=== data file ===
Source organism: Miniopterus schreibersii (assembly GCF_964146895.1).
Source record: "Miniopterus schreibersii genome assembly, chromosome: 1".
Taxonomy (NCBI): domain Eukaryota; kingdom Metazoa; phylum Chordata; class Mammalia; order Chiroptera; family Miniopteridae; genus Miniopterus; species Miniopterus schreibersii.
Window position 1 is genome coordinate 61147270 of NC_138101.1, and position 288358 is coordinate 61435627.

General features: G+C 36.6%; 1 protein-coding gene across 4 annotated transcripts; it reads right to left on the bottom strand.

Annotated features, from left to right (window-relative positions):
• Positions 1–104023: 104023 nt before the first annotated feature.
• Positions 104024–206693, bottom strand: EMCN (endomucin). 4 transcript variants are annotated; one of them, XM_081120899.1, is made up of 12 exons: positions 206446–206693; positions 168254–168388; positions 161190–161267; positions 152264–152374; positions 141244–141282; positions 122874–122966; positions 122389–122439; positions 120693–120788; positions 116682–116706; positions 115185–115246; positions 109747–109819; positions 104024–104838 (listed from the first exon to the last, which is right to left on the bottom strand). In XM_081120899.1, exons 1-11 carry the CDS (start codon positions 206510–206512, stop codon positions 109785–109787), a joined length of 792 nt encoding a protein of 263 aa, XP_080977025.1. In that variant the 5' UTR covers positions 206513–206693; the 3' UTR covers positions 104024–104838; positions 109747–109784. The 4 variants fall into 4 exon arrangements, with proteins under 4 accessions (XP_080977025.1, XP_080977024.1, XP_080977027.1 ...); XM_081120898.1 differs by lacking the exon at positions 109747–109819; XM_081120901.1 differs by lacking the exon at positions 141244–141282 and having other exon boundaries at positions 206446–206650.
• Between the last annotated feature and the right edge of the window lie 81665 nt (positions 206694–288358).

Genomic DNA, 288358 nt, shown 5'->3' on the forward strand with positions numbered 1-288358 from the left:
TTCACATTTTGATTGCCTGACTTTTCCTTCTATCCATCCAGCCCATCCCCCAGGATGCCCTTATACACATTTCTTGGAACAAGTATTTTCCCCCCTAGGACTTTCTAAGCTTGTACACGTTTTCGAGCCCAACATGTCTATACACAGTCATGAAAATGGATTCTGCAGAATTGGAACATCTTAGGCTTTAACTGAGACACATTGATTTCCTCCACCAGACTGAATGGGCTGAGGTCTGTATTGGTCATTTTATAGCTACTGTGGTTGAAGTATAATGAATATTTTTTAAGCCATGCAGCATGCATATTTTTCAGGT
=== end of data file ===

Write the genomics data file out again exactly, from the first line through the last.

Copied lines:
Source organism: Miniopterus schreibersii (assembly GCF_964146895.1).
Source record: "Miniopterus schreibersii genome assembly, chromosome: 1".
Taxonomy (NCBI): domain Eukaryota; kingdom Metazoa; phylum Chordata; class Mammalia; order Chiroptera; family Miniopteridae; genus Miniopterus; species Miniopterus schreibersii.
Window position 1 is genome coordinate 61147270 of NC_138101.1, and position 288358 is coordinate 61435627.

General features: G+C 36.6%; 1 protein-coding gene across 4 annotated transcripts; it reads right to left on the bottom strand.

Annotated features, from left to right (window-relative positions):
• Positions 1–104023: 104023 nt before the first annotated feature.
• Positions 104024–206693, bottom strand: EMCN (endomucin). 4 transcript variants are annotated; one of them, XM_081120899.1, is made up of 12 exons: positions 206446–206693; positions 168254–168388; positions 161190–161267; positions 152264–152374; positions 141244–141282; positions 122874–122966; positions 122389–122439; positions 120693–120788; positions 116682–116706; positions 115185–115246; positions 109747–109819; positions 104024–104838 (listed from the first exon to the last, which is right to left on the bottom strand). In XM_081120899.1, exons 1-11 carry the CDS (start codon positions 206510–206512, stop codon positions 109785–109787), a joined length of 792 nt encoding a protein of 263 aa, XP_080977025.1. In that variant the 5' UTR covers positions 206513–206693; the 3' UTR covers positions 104024–104838; positions 109747–109784. The 4 variants fall into 4 exon arrangements, with proteins under 4 accessions (XP_080977025.1, XP_080977024.1, XP_080977027.1 ...); XM_081120898.1 differs by lacking the exon at positions 109747–109819; XM_081120901.1 differs by lacking the exon at positions 141244–141282 and having other exon boundaries at positions 206446–206650.
• Between the last annotated feature and the right edge of the window lie 81665 nt (positions 206694–288358).

Genomic DNA, 288358 nt, shown 5'->3' on the forward strand with positions numbered 1-288358 from the left:
TTCACATTTTGATTGCCTGACTTTTCCTTCTATCCATCCAGCCCATCCCCCAGGATGCCCTTATACACATTTCTTGGAACAAGTATTTTCCCCCCTAGGACTTTCTAAGCTTGTACACGTTTTCGAGCCCAACATGTCTATACACAGTCATGAAAATGGATTCTGCAGAATTGGAACATCTTAGGCTTTAACTGAGACACATTGATTTCCTCCACCAGACTGAATGGGCTGAGGTCTGTATTGGTCATTTTATAGCTACTGTGGTTGAAGTATAATGAATATTTTTTAAGCCATGCAGCATGCATATTTTTCAGGT